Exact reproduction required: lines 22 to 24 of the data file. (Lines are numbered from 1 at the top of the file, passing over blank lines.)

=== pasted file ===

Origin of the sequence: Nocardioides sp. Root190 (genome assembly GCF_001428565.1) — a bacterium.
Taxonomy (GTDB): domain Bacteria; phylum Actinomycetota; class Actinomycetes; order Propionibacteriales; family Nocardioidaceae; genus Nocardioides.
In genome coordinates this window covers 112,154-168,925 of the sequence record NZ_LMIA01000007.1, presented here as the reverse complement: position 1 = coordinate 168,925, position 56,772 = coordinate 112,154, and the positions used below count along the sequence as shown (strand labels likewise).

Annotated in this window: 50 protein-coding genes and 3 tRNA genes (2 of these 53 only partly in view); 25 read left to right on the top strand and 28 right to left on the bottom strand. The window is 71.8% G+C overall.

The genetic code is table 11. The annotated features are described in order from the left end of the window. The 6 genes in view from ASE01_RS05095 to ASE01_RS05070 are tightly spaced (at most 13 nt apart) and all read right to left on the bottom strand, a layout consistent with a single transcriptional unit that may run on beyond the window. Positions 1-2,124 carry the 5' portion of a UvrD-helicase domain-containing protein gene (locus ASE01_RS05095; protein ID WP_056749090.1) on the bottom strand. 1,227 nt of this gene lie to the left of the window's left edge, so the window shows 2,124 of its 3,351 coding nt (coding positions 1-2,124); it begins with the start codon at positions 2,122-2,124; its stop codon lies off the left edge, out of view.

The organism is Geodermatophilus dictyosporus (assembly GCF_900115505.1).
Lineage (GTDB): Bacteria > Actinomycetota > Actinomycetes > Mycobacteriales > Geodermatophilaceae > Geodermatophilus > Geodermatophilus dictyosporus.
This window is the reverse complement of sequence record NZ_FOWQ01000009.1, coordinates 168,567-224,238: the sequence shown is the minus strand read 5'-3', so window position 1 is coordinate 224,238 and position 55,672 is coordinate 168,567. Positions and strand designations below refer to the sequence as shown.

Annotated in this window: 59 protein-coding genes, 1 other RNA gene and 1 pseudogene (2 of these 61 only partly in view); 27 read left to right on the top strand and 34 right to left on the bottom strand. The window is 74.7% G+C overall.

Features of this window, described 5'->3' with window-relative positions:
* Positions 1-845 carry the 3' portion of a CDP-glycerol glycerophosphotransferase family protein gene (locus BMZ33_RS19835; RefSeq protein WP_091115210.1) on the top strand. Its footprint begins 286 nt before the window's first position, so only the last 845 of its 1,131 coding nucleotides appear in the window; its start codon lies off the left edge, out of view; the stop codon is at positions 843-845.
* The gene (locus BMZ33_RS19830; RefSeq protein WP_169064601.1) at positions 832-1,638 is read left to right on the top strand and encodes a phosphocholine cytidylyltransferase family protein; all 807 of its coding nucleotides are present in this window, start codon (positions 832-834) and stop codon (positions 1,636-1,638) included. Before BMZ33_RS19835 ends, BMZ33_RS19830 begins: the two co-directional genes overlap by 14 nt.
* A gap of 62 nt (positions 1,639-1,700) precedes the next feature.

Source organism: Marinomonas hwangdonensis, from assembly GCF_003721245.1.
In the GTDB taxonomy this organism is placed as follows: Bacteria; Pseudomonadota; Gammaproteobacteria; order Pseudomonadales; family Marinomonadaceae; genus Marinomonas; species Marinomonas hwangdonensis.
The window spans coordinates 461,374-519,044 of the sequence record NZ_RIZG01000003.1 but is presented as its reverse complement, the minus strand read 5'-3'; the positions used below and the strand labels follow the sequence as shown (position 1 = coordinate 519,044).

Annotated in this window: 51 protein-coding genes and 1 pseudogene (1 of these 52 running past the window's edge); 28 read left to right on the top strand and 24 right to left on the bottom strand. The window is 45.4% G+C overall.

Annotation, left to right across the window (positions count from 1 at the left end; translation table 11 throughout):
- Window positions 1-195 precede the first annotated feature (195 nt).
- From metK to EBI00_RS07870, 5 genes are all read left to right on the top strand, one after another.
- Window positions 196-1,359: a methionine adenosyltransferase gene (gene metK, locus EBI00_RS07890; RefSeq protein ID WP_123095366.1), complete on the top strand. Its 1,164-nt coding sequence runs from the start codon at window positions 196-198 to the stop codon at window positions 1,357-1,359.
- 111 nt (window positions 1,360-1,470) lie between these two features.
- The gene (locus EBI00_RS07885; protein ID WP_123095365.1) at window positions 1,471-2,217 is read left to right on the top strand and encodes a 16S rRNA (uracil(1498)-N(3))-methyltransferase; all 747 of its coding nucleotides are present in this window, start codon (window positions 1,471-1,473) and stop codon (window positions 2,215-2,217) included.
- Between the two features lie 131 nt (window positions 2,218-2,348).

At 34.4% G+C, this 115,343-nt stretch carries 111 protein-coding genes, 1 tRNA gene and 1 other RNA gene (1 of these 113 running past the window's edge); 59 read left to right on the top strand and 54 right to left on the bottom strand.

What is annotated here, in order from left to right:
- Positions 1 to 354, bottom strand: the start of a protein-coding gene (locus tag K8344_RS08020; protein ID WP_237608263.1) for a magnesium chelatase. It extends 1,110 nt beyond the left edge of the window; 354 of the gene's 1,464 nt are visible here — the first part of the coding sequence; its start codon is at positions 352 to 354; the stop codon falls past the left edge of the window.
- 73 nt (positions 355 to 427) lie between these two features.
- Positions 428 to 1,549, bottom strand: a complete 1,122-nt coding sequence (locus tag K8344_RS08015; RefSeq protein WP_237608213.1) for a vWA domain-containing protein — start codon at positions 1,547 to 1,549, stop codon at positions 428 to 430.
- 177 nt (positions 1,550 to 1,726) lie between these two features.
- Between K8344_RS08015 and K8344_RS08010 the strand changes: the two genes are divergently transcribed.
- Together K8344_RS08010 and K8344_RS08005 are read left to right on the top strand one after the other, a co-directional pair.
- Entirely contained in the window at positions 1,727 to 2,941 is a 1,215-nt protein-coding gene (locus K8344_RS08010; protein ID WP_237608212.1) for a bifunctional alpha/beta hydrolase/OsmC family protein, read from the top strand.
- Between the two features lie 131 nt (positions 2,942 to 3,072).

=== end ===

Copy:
- 111 nt (window positions 1,360-1,470) lie between these two features.
- The gene (locus EBI00_RS07885; protein ID WP_123095365.1) at window positions 1,471-2,217 is read left to right on the top strand and encodes a 16S rRNA (uracil(1498)-N(3))-methyltransferase; all 747 of its coding nucleotides are present in this window, start codon (window positions 1,471-1,473) and stop codon (window positions 2,215-2,217) included.
- Between the two features lie 131 nt (window positions 2,218-2,348).